Use regular unleaded gas with an octane value of 89 or higher and no more than 10% ethanol for this blend. Put in some ISO-L-EGD and JASO M345 FD approved 2-cycle premium oil.

Blending gas and oil for a two-cycle string trimmer:

  • To get an idea of how much fuel mix to make, consult the table below.
  • Loosen the top of a legal gas container. Fill up a gas tank with unleaded fuel (at least 89 octane and no more than 10% ethanol).
  • Add the 2-cycle oil to the gas can according to the chart’s recommended ounces.
  • Take off the lid and put back on the cap.
  • It’s best to use a gentle shaking motion to combine the fuel and oil.
  • Put into the gas tank of the Cub Cadet string trimmer.

Two-cycle engine oils from reputable manufacturers like Briggs & Stratton and MTD are suitable for usage. A gallon of gas is required for every 3.2 ounce bottle.

Cub Cadet 2-Cycle Gas-Oil Blend

Blend of Gasoline and Oil1 Gal Gas2 Gal Gas2.5 Gal Gas
40:13.2 oz Oil6.4 oz Oil8.0 oz Oil

Pre-Mixed Non-Ethanol Fuel for 2-Cycle Engines

Using an ethanol-free gasoline blend is a wonderful way to lessen fuel-related issues and maximize engine longevity. This oil and fuel mixture is suitable for use in your Cub Cadet string trimmer and contains no ethanol.

A 40:1 premixed can of fuel is readily available at most home improvement stores and on the web.

Gas and Oil for 4-Cycle Cub Cadet String Trimmer

Filling up a 4-Cycle Cub Cadet String Trimmer with Gas

The market has been stocked with 2-cycle Cub Cadet string trimmers for quite some time, but now you can also get 4-cycle Troy-Bilt models. Because of the two distinct fuel and oil ports on these motors, blending the two is unnecessary.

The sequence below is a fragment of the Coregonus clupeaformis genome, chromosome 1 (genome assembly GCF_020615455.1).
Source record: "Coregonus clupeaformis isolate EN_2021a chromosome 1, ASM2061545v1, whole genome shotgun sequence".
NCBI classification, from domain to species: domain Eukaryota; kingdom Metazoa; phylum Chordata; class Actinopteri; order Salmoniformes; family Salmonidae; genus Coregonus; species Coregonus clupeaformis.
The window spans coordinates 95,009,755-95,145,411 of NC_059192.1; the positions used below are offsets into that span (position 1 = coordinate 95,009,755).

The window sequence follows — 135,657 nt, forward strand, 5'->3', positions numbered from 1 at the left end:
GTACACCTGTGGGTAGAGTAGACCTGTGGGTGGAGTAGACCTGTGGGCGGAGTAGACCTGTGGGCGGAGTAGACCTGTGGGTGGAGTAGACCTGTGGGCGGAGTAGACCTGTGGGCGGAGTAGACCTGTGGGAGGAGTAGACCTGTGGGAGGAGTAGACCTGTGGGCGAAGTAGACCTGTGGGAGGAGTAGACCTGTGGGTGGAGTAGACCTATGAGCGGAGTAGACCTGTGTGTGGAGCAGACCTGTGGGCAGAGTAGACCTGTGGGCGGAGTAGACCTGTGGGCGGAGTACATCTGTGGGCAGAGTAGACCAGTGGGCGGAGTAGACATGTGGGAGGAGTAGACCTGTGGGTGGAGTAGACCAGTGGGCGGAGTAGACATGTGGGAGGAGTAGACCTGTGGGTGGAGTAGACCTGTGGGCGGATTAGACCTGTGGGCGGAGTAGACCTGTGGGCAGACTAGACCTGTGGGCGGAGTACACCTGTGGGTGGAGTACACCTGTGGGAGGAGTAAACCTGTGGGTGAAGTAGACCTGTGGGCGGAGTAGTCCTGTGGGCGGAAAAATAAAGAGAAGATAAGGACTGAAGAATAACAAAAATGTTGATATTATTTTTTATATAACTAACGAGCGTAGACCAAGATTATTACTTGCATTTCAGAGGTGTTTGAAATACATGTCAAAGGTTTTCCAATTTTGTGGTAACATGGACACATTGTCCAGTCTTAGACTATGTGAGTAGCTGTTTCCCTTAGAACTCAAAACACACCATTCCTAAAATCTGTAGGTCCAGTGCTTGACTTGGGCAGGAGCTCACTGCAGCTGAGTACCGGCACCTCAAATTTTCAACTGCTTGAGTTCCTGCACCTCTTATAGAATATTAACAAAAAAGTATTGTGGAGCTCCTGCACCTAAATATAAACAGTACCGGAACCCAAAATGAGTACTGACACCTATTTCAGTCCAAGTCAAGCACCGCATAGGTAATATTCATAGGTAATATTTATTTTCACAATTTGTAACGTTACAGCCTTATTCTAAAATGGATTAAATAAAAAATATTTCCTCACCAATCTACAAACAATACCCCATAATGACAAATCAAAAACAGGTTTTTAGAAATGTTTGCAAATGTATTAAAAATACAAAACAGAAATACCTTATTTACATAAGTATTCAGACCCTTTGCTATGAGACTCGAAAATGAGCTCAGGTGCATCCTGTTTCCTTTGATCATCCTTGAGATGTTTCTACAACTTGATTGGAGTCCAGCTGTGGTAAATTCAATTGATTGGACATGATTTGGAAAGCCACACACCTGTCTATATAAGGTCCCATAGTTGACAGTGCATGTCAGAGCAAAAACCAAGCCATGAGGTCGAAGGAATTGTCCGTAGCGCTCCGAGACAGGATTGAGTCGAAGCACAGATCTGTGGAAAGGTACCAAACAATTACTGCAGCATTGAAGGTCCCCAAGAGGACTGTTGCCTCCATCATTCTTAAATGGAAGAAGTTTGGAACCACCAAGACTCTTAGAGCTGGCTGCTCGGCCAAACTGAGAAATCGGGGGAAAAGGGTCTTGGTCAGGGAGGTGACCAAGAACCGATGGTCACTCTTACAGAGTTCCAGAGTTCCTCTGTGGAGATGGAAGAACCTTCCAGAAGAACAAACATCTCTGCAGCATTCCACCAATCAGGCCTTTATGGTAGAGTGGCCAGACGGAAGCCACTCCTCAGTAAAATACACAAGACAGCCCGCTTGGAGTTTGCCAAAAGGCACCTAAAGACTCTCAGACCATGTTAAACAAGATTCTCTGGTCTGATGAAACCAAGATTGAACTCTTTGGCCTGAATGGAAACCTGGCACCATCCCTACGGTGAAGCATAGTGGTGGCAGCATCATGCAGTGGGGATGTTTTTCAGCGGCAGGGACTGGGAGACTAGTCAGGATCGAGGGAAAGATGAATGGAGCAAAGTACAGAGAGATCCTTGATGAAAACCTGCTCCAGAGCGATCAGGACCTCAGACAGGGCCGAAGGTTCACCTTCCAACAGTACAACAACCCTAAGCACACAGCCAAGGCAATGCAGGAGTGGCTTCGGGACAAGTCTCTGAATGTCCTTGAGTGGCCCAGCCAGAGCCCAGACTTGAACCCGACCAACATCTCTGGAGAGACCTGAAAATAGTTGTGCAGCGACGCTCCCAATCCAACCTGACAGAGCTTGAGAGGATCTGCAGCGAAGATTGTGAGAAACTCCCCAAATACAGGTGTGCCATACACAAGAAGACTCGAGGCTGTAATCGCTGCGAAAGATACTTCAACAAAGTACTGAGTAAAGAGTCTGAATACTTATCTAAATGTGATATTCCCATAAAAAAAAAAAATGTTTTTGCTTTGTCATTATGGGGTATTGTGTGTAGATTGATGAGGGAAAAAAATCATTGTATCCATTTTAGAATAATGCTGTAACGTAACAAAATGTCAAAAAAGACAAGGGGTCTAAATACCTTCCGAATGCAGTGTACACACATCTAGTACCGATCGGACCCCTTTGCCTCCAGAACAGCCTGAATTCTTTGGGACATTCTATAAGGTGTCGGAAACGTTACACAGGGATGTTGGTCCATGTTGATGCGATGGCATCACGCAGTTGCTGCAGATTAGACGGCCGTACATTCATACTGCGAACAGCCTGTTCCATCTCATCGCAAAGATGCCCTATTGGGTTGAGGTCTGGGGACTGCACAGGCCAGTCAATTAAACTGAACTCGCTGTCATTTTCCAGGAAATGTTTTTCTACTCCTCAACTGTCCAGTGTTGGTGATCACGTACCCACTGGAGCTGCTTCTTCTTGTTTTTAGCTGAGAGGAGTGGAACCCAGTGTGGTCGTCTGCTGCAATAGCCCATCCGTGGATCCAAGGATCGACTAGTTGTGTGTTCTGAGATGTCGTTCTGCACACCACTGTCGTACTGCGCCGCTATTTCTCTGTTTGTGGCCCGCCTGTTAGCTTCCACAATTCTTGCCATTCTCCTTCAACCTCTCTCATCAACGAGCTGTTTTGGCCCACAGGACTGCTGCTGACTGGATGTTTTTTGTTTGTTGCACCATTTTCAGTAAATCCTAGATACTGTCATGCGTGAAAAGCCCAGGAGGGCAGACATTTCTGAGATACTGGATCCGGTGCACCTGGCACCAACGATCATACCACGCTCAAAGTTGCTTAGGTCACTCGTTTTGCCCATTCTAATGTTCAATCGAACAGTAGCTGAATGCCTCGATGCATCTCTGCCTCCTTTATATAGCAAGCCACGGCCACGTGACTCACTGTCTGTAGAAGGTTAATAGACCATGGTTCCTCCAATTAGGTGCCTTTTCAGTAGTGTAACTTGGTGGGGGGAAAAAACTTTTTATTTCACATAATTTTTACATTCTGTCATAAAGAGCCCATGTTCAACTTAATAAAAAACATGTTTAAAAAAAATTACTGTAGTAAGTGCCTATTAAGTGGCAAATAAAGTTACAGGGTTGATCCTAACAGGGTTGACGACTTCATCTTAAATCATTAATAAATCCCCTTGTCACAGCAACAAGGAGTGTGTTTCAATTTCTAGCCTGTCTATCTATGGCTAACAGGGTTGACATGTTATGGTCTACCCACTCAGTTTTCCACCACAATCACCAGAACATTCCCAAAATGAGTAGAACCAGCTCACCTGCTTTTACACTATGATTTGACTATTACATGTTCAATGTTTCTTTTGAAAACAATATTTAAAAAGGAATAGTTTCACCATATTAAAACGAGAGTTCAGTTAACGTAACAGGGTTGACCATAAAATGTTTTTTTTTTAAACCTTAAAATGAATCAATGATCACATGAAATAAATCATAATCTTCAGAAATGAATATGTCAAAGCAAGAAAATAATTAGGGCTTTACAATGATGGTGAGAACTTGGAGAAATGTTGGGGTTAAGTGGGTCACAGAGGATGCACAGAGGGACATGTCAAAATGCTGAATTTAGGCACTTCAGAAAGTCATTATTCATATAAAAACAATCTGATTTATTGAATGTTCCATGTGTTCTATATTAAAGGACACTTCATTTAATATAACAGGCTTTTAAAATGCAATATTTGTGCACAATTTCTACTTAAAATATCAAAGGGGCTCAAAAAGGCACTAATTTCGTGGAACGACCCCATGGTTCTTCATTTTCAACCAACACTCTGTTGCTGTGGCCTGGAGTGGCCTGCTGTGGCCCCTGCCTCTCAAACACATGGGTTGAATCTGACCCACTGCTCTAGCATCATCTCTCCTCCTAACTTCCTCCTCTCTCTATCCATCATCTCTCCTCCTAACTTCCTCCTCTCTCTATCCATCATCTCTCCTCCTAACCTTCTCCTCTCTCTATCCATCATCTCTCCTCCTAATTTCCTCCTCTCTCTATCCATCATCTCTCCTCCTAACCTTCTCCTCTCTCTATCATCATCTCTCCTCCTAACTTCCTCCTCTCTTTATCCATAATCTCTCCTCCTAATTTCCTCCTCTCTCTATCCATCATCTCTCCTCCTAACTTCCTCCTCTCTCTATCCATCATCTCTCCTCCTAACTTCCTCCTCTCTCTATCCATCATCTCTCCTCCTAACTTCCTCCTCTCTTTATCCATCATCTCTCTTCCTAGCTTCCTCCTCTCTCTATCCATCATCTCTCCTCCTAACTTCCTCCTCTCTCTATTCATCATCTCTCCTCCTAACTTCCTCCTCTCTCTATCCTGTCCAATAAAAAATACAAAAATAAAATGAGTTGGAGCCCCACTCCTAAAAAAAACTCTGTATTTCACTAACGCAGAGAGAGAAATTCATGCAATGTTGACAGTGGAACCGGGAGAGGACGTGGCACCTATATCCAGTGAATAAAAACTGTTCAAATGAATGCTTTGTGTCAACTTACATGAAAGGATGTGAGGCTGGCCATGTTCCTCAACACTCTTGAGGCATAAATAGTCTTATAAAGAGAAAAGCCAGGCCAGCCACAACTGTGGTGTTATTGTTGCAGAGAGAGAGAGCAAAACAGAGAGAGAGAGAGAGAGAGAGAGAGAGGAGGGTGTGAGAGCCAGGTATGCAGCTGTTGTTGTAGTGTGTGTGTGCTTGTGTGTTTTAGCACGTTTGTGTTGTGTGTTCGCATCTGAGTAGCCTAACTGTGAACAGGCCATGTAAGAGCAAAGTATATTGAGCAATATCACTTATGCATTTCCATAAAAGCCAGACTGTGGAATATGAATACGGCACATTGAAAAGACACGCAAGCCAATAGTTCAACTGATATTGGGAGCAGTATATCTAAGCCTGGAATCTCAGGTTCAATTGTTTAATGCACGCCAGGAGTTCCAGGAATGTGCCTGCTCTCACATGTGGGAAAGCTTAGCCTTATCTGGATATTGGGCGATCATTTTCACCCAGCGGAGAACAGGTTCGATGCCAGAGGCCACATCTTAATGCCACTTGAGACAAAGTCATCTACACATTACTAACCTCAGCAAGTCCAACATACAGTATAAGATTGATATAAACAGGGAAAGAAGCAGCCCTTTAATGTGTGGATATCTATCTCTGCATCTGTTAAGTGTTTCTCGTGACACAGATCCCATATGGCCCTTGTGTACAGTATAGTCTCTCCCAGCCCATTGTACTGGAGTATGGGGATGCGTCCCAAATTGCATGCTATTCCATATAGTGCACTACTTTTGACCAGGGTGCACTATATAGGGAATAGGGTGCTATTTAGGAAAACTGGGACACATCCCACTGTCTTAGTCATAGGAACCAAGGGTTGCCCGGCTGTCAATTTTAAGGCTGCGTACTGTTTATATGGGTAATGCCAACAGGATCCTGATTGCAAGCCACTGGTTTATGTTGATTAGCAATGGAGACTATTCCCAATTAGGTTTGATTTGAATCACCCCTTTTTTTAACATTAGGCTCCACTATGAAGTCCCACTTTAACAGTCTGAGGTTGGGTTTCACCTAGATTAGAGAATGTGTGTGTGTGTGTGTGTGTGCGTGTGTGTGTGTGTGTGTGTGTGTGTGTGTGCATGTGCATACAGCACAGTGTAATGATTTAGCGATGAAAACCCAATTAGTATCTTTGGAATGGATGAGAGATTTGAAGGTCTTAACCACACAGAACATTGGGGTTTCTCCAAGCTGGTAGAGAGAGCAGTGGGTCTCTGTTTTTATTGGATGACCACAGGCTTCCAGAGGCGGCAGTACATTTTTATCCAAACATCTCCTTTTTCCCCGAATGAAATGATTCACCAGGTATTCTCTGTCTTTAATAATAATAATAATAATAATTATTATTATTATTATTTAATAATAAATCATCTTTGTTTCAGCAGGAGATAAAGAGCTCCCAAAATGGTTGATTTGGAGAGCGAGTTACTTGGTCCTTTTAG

Unleaded gasoline with an octane value of 89 or higher and 10% ethanol content or less is recommended for 4-cycle Cub Cadet string trimmers.

Add a fuel stabilizer, such as Sea Foam or STA-BIL, to your gas tank to prevent the gas from deteriorating too quickly and to prevent the buildup of moisture and gumminess in the fuel system.

Gasoline with a minimal amount of ethanol in it is fine to use, but it’s not the ideal choice.

If you own a Cub Cadet string trimmer, you should fill it up with ethanol-free fuel, which can be purchased in canisters at your local hardware store or online and dispensed from the fuel pump at some gas stations.

The price of gasoline without ethanol additives is higher than that of regular gas. If you don’t want to deal with the potential problems that can arise from putting old ethanol-based gas through a string trimmer, purchasing in canisters may be a smart alternative.

Oil for a Cub Cadet String Trimmer with a Four-Cycle Engine

Both the engine oil and the fuel are refilled through different ports on 4-cycle engines. With a 4-cycle motor, NEVER combine oil and fuel. You should never put 2-cycle oil in a 4-cycle string trimmer.

The engine’s moving parts can’t function without oil. Overheating due to excessive friction is a surefire way to render your string trimmer inoperable, if not completely useless.

While operating an air-cooled engine, Cub Cadet suggests using SAE 30 oil.

Viscosity of Engine Oil for a Cub Cadet 4 Cycle

ManufacturerEngine Oil
Cub CadetSAE 30

In Conclusion

Your Cub Cadet string trimmer’s performance can be affected by the fuel you use. Fuel deteriorates with age, leading to corrosion and fuel limitation. If you have a Cub Cadet string trimmer, here are the procedures to take when selecting a fuel:

  • Always fill up with new gas.
  • There shouldn’t be more than 10% ethanol in the gas.
  • Make sure you are familiar with your Cub Cadet’s engine type (2-cycle or 4-cycle).
  • For 2-cycle engines, combine gas and oil before putting it in the fuel tank.
  • Direct gas is used in 4-cycle engines. The engine oil can be refilled through a separate fill port.
  • A fuel stabilizer will prevent gas from deteriorating over time, extending its storage life. Before putting to the gas tank, combine with petrol.
  • Gas should be kept in a dry place, far from any sources of ignition, such as water or flammable materials.